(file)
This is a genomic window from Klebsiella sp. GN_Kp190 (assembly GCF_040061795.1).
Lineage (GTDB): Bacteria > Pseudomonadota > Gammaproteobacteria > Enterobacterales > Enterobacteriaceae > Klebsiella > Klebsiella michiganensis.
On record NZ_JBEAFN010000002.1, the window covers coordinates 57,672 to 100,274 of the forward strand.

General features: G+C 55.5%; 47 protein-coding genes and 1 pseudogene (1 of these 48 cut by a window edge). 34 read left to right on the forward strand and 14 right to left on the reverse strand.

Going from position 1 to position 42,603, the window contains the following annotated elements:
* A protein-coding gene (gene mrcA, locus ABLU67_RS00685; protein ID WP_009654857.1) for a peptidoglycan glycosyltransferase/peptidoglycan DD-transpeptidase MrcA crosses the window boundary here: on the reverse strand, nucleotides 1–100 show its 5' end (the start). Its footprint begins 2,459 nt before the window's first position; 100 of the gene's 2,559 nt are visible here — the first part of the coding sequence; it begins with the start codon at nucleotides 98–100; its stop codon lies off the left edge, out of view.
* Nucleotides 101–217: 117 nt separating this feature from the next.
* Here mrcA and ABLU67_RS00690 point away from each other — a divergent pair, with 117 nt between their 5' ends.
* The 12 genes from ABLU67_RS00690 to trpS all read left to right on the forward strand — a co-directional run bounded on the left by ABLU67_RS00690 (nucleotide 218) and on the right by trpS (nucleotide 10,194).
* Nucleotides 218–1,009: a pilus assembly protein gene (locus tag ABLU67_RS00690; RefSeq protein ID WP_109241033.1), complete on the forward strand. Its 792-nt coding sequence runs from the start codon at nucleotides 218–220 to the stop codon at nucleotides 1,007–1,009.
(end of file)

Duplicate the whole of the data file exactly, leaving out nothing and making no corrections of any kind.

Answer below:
This is a genomic window from Klebsiella sp. GN_Kp190 (assembly GCF_040061795.1).
Lineage (GTDB): Bacteria > Pseudomonadota > Gammaproteobacteria > Enterobacterales > Enterobacteriaceae > Klebsiella > Klebsiella michiganensis.
On record NZ_JBEAFN010000002.1, the window covers coordinates 57,672 to 100,274 of the forward strand.

General features: G+C 55.5%; 47 protein-coding genes and 1 pseudogene (1 of these 48 cut by a window edge). 34 read left to right on the forward strand and 14 right to left on the reverse strand.

Going from position 1 to position 42,603, the window contains the following annotated elements:
* A protein-coding gene (gene mrcA, locus ABLU67_RS00685; protein ID WP_009654857.1) for a peptidoglycan glycosyltransferase/peptidoglycan DD-transpeptidase MrcA crosses the window boundary here: on the reverse strand, nucleotides 1–100 show its 5' end (the start). Its footprint begins 2,459 nt before the window's first position; 100 of the gene's 2,559 nt are visible here — the first part of the coding sequence; it begins with the start codon at nucleotides 98–100; its stop codon lies off the left edge, out of view.
* Nucleotides 101–217: 117 nt separating this feature from the next.
* Here mrcA and ABLU67_RS00690 point away from each other — a divergent pair, with 117 nt between their 5' ends.
* The 12 genes from ABLU67_RS00690 to trpS all read left to right on the forward strand — a co-directional run bounded on the left by ABLU67_RS00690 (nucleotide 218) and on the right by trpS (nucleotide 10,194).
* Nucleotides 218–1,009: a pilus assembly protein gene (locus tag ABLU67_RS00690; RefSeq protein ID WP_109241033.1), complete on the forward strand. Its 792-nt coding sequence runs from the start codon at nucleotides 218–220 to the stop codon at nucleotides 1,007–1,009.